Scand J Gastroenterol 1999 Sep;34(9):909-14 AW Morrow Gastroenterology and Liver Centre, Dept of Histopathology, Royal Prince Alfred Hospital, Sydney, NSW, Australia. SPECIAL NOTE: European Codex Alimentarius quality wheat starch was used in this study. (Celiac.com 06/25/2000) BACKGROUND: It is expected that in patients with coeliac disease the small bowel mucosal mucosa will return to normal if they adhere to a gluten-free diet (GFD). However, in many this is not the case. This study aims to determine whether this persistent villous atrophy (VA) could be due to continued ingestion of the trace amounts of gluten in gluten-free foods, as defined by the WHO/FAO Codex Alimentarius. METHODS: Duodenal biopsy specimens from 89 adults with long-standing coeliac disease were examined, and the findings correlated with their form of gluten-free diet. RESULTS: In 51 subjects the duodenal specimen was normal, whereas in 38 there was villous atrophy (partial, 28; subtotal, 8; total, 2). There was no relationship between the presence or absence of VA and ingestion of either a GFD as defined by the Codex Alimentarius (Codex-GFD; 39 patients) or a GFD that contained no detectable gluten (NDG diet: 50 patients). Intraepithelial lymphocyte counts were higher, and lactase levels lower, in subjects with an abnormal biopsy specimen than in those in whom it was normal. However, within each of these biopsy groups there was no difference in these variables between patients on a Codex-GFD and those on an NDG-GFD. IgA antigliadin antibody was detected in 4 of 29 patients on a Codex-GFD and in 3 of 13 on a NDG-GFD (NS). CONCLUSION: The persistent mucosal abnormalities seen in patients with coeliac disease on a GFD are not due to the ingestion of trace amounts of gluten. The consequences of these abnormalities have yet to be determined.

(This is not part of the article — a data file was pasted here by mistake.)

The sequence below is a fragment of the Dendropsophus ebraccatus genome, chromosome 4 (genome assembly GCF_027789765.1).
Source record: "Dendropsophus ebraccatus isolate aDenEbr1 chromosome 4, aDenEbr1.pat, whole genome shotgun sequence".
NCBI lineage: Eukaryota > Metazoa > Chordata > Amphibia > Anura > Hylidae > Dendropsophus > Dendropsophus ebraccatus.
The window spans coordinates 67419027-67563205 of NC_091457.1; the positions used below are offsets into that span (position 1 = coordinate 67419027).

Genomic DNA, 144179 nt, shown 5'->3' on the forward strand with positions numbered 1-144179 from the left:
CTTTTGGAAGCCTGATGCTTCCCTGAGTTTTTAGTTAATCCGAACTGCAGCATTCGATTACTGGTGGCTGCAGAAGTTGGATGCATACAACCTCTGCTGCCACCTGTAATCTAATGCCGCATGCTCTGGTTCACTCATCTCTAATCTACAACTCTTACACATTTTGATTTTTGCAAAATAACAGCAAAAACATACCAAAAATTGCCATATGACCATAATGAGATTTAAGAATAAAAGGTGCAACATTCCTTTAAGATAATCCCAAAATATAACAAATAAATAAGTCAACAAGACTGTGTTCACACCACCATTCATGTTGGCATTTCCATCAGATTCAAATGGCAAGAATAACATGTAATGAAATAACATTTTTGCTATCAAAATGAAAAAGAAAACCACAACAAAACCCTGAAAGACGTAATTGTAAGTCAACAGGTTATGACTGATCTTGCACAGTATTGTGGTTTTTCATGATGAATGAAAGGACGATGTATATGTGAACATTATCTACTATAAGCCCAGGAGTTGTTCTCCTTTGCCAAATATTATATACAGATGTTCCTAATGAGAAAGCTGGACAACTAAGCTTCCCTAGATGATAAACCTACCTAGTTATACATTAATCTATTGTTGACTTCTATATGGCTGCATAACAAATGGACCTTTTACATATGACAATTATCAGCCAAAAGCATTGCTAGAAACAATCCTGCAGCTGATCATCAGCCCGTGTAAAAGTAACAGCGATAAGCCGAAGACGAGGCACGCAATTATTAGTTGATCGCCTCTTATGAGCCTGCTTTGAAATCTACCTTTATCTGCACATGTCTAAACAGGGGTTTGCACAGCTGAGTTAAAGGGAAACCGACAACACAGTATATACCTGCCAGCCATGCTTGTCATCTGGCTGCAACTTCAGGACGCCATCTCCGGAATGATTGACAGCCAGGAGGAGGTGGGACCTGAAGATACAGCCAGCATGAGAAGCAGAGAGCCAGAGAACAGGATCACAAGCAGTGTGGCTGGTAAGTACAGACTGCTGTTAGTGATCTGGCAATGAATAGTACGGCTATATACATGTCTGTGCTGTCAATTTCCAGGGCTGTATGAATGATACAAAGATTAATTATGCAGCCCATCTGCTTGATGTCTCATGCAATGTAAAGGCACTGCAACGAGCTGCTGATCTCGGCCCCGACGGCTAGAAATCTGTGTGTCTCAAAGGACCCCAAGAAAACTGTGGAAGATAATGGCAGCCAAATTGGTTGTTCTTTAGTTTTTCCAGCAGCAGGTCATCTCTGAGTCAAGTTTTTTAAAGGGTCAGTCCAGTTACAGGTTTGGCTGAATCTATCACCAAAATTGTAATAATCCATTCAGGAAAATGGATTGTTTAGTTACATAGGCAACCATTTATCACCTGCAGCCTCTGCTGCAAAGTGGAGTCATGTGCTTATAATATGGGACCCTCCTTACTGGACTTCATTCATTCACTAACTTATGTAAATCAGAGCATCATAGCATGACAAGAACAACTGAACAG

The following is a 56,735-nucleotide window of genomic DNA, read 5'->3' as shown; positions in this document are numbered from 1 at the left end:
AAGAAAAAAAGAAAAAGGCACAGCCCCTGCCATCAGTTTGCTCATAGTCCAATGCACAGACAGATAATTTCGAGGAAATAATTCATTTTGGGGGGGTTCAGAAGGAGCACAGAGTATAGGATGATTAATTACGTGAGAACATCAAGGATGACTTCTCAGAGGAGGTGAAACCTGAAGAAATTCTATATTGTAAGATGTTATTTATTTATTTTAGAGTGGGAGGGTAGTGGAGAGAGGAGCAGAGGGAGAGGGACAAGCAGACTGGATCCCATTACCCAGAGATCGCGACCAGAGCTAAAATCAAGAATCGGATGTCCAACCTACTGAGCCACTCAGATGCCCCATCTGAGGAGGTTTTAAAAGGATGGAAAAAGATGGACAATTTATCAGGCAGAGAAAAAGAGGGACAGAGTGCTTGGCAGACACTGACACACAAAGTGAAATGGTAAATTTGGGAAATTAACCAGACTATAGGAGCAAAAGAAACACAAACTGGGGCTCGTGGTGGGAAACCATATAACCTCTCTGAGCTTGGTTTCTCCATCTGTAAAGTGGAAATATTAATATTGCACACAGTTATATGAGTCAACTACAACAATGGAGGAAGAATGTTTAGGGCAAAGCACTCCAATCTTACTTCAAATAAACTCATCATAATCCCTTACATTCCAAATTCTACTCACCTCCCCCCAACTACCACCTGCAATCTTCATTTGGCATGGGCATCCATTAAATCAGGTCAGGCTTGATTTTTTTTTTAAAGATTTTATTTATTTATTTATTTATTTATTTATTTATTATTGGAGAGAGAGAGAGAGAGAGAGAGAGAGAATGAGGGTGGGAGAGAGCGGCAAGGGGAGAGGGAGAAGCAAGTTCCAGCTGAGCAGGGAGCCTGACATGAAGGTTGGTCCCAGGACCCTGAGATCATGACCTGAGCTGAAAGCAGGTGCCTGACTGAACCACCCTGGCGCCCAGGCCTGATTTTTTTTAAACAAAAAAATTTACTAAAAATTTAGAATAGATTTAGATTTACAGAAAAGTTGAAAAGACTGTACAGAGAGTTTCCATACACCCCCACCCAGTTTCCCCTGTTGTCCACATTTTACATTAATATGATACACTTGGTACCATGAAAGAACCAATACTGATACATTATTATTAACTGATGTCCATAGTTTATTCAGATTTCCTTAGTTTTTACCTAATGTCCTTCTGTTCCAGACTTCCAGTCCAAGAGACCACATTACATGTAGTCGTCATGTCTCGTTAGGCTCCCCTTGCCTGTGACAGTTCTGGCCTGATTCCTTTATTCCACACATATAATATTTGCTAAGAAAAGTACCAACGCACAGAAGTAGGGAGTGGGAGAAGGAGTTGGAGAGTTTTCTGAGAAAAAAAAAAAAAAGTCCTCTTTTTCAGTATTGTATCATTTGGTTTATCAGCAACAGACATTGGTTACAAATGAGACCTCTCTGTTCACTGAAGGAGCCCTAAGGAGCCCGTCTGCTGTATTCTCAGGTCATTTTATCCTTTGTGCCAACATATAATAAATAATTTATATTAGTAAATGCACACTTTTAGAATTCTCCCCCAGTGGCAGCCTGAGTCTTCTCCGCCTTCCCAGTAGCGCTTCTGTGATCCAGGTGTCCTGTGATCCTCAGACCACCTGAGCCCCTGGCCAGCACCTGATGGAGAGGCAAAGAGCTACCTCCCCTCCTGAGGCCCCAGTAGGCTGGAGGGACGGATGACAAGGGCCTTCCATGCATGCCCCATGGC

Dig Liver Dis. 2004 Aug;36(8):513-8. Celiac.com 12/11/2004 - An Italian study was carried out to determine the incidence of brain perfusion abnormalities in those with celiac disease, and whether gluten intake and associated autoimmune diseases may be considered risk factors in causing cerebral impairment. The researchers used brain single-photon emission computed tomography to examine the brains of 34 adult celiac patients--16 on a gluten-free diet, 18 on a gluten-containing diet, and 18 with other autoimmune diseases--and compared them to 10 age and sex-matched controls with normal jejunal mucosa. The researchers found that 24 out of the 34 in the study--a full 71%--had brain tomography abnormalities. The most significant brain abnormalities were found in the patients with untreated celiac disease (74%), and in those with associated autoimmune disease (69%). The abnormalities mainly affected the frontal region of the brain. The researchers conclude that brain perfusion seems common in celiac disease, but does not appear to be related to associated-autoimmunity, and the condition may be improved by a gluten-free diet.